Finally, we have a “Needs Work” category for some cases at the show that are still in prototype stage. The BitFenix Enso lands on this list: It’s another case targeting the $60-$70 range while keeping tempered glass, but presently has absolutely no front intake. This case will heat up like a hotbox and has no means to get cool air in, but after talking to BitFenix, it sounds like the company is considering adding some mesh or ventilated front intake along with its included RGB LED strip. This is a scenario where we see looks taking priority over engineering, but it’s still possible for the two to coexist. The case is promising at its price and RGB integration – it just needs some more airflow.

in win 806 wood

Another case in the “Needs Work” category is the In Win 806, though we think it’s getting there. The 806 shows In Win’s unique idea to add wood to a case, making for a sort of modernistic design. This looks best on the Gaming A1 Cube, which could find its place in the living room of a Frank Lloyd Wright home, but still looks OK on the 806. We’re told that the 806 will use Senwood, which is effectively a plywood, with the other two cases using maple and Cyprus. The Senwood panel looks OK, but with a target price of $250, we’re hoping In Win does more to improve cooling than on the last halo case – the Infinity. So far, it looks like they’re on the right track. There’s about an inch of intake on the sides of the front and top, which In Win specifically pointed out to us, given our criticism of the Infinity. A bit more work could be done yet, but it’s well on its way to being a unique case that is still functional.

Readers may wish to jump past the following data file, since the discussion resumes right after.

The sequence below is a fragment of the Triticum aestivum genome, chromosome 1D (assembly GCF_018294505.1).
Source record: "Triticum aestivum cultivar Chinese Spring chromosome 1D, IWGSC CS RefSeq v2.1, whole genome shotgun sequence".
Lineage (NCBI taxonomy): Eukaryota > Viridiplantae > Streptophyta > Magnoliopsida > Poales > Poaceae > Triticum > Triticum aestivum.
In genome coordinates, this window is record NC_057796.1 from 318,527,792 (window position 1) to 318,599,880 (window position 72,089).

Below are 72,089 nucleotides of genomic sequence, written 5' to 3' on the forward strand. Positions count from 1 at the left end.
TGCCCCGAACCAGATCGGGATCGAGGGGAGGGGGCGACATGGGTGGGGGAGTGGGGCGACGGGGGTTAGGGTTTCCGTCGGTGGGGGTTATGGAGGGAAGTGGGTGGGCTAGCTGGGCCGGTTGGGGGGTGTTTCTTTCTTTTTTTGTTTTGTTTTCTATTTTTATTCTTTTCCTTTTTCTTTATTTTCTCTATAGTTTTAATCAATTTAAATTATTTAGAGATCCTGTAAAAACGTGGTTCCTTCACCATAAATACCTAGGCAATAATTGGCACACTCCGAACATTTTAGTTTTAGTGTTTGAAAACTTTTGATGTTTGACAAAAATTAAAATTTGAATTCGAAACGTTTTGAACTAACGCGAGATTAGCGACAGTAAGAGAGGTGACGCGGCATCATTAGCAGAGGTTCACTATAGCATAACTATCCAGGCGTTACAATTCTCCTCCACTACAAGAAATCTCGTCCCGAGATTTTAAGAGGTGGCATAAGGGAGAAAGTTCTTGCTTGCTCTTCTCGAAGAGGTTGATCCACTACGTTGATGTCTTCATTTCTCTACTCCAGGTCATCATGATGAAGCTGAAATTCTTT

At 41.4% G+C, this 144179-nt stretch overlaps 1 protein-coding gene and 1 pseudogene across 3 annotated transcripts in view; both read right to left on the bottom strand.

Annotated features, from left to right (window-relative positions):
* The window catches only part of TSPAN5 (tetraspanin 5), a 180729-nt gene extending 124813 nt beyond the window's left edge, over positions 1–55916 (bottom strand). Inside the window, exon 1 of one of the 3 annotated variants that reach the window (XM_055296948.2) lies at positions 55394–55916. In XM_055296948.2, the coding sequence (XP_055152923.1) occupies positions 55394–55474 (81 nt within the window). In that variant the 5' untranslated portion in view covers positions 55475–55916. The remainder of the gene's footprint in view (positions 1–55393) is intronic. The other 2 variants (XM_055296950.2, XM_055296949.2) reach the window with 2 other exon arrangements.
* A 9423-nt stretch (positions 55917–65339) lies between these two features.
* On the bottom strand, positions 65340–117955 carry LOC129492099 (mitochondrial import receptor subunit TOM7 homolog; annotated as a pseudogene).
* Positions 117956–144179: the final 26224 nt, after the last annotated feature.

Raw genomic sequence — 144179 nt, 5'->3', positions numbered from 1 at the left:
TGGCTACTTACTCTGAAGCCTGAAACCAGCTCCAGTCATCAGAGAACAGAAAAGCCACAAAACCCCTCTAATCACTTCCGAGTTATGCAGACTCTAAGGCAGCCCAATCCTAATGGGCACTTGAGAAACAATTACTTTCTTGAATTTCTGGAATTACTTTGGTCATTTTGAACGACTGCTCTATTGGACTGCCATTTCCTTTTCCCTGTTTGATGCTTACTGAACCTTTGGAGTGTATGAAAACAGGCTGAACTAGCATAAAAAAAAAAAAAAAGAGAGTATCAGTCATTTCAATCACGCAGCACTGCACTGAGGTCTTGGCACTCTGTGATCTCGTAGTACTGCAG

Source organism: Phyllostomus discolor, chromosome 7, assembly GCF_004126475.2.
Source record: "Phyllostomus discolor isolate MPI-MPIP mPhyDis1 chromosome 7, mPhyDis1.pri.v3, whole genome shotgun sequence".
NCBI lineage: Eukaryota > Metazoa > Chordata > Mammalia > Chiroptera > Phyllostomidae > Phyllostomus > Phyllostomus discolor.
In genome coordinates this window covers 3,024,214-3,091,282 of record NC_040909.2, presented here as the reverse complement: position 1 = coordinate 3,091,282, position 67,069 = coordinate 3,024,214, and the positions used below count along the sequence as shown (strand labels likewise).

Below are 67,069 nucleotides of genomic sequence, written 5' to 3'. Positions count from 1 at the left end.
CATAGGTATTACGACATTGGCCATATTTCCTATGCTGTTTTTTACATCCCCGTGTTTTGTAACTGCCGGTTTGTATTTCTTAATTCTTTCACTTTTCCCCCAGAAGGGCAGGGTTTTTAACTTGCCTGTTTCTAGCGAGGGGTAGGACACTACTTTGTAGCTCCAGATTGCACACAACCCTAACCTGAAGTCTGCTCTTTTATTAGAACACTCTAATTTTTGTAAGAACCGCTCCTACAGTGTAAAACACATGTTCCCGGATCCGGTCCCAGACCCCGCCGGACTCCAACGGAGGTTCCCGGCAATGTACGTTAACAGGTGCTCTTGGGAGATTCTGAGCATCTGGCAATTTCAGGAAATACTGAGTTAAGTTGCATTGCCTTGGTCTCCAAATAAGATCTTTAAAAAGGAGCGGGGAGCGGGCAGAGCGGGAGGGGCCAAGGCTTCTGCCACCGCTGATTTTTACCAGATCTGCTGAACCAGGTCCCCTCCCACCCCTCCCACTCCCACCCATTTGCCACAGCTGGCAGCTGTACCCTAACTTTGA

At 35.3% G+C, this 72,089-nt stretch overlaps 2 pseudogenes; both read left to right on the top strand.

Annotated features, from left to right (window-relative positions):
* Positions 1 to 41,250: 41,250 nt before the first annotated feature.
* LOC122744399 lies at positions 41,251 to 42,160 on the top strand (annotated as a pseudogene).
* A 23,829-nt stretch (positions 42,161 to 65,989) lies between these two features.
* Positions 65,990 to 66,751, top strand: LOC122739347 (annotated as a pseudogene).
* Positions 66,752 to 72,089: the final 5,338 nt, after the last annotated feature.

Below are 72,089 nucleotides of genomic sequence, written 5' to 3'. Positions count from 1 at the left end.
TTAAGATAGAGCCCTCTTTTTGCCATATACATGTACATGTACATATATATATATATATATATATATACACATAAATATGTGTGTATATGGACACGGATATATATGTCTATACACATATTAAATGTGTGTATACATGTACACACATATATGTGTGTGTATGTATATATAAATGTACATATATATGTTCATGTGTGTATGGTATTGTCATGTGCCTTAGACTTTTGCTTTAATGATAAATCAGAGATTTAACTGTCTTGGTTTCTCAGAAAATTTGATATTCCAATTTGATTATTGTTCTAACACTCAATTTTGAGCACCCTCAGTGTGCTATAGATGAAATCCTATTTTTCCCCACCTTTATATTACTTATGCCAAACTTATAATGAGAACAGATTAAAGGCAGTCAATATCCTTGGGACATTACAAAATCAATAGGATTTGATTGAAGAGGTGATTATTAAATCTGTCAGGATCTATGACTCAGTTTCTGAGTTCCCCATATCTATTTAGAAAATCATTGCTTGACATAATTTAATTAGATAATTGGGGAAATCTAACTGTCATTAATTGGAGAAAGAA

For now, though, we rank the Cooler Master H500P as the case to watch, with the others on this list following shortly thereafter.

Editorial: Steve Burke
Video: Keegan Gallick & Andrew Coleman

Last modified on June 07, 2017 at 6:31 pm
Steve Burke

Steve started GamersNexus back when it was just a cool name, and now it's grown into an expansive website with an overwhelming amount of features. He recalls his first difficult decision with GN's direction: "I didn't know whether or not I wanted 'Gamers' to have a possessive apostrophe -- I mean, grammatically it should, but I didn't like it in the name. It was ugly. I also had people who were typing apostrophes into the address bar - sigh. It made sense to just leave it as 'Gamers.'"

First world problems, Steve. First world problems.